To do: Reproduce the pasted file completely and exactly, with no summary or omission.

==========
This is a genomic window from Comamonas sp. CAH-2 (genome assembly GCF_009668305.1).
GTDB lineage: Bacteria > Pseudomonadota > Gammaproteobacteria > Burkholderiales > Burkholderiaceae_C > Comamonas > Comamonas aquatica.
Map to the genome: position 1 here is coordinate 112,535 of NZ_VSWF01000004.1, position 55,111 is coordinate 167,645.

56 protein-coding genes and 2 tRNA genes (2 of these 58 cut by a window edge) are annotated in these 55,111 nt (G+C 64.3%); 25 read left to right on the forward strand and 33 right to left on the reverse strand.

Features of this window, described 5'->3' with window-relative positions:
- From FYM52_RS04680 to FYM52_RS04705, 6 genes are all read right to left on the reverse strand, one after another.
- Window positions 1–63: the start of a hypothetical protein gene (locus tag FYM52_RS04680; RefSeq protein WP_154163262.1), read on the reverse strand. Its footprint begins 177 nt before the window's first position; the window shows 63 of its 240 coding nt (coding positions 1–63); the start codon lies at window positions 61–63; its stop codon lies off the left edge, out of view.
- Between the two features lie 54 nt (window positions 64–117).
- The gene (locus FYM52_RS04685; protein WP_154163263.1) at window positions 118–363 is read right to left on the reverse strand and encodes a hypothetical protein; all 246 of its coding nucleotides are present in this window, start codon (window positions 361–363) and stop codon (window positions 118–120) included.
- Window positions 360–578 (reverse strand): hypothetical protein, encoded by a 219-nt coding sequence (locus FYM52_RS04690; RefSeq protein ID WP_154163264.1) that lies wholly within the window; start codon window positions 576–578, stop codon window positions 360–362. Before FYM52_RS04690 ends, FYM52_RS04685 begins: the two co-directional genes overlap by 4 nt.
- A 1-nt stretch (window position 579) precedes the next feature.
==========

This is a genomic window from Comamonas sp. CAH-2 (genome assembly GCF_009668305.1).
GTDB lineage: Bacteria > Pseudomonadota > Gammaproteobacteria > Burkholderiales > Burkholderiaceae_C > Comamonas > Comamonas aquatica.
Map to the genome: position 1 here is coordinate 112,535 of NZ_VSWF01000004.1, position 55,111 is coordinate 167,645.

56 protein-coding genes and 2 tRNA genes (2 of these 58 cut by a window edge) are annotated in these 55,111 nt (G+C 64.3%); 25 read left to right on the forward strand and 33 right to left on the reverse strand.

Features of this window, described 5'->3' with window-relative positions:
- From FYM52_RS04680 to FYM52_RS04705, 6 genes are all read right to left on the reverse strand, one after another.
- Window positions 1–63: the start of a hypothetical protein gene (locus tag FYM52_RS04680; RefSeq protein WP_154163262.1), read on the reverse strand. Its footprint begins 177 nt before the window's first position; the window shows 63 of its 240 coding nt (coding positions 1–63); the start codon lies at window positions 61–63; its stop codon lies off the left edge, out of view.
- Between the two features lie 54 nt (window positions 64–117).
- The gene (locus FYM52_RS04685; protein WP_154163263.1) at window positions 118–363 is read right to left on the reverse strand and encodes a hypothetical protein; all 246 of its coding nucleotides are present in this window, start codon (window positions 361–363) and stop codon (window positions 118–120) included.
- Window positions 360–578 (reverse strand): hypothetical protein, encoded by a 219-nt coding sequence (locus FYM52_RS04690; RefSeq protein ID WP_154163264.1) that lies wholly within the window; start codon window positions 576–578, stop codon window positions 360–362. Before FYM52_RS04690 ends, FYM52_RS04685 begins: the two co-directional genes overlap by 4 nt.
- A 1-nt stretch (window position 579) precedes the next feature.